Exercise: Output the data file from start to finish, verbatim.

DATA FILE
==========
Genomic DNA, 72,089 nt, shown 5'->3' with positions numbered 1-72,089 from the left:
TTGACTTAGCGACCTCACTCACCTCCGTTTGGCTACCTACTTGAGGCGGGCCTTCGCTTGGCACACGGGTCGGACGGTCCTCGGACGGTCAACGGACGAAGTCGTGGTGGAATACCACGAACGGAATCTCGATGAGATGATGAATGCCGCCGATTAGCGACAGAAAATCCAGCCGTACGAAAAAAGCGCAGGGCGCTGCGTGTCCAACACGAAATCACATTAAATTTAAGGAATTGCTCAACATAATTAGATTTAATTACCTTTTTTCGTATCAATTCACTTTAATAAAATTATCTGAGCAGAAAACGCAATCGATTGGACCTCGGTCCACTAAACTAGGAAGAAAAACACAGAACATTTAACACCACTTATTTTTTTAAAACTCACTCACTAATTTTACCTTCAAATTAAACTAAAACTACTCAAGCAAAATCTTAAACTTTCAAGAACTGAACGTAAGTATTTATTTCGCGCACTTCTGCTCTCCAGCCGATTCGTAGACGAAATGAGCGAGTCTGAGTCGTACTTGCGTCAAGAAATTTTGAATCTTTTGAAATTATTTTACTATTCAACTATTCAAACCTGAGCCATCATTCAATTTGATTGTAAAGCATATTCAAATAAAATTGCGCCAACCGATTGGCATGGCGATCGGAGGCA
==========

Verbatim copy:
Genomic DNA, 72,089 nt, shown 5'->3' with positions numbered 1-72,089 from the left:
TTGACTTAGCGACCTCACTCACCTCCGTTTGGCTACCTACTTGAGGCGGGCCTTCGCTTGGCACACGGGTCGGACGGTCCTCGGACGGTCAACGGACGAAGTCGTGGTGGAATACCACGAACGGAATCTCGATGAGATGATGAATGCCGCCGATTAGCGACAGAAAATCCAGCCGTACGAAAAAAGCGCAGGGCGCTGCGTGTCCAACACGAAATCACATTAAATTTAAGGAATTGCTCAACATAATTAGATTTAATTACCTTTTTTCGTATCAATTCACTTTAATAAAATTATCTGAGCAGAAAACGCAATCGATTGGACCTCGGTCCACTAAACTAGGAAGAAAAACACAGAACATTTAACACCACTTATTTTTTTAAAACTCACTCACTAATTTTACCTTCAAATTAAACTAAAACTACTCAAGCAAAATCTTAAACTTTCAAGAACTGAACGTAAGTATTTATTTCGCGCACTTCTGCTCTCCAGCCGATTCGTAGACGAAATGAGCGAGTCTGAGTCGTACTTGCGTCAAGAAATTTTGAATCTTTTGAAATTATTTTACTATTCAACTATTCAAACCTGAGCCATCATTCAATTTGATTGTAAAGCATATTCAAATAAAATTGCGCCAACCGATTGGCATGGCGATCGGAGGCA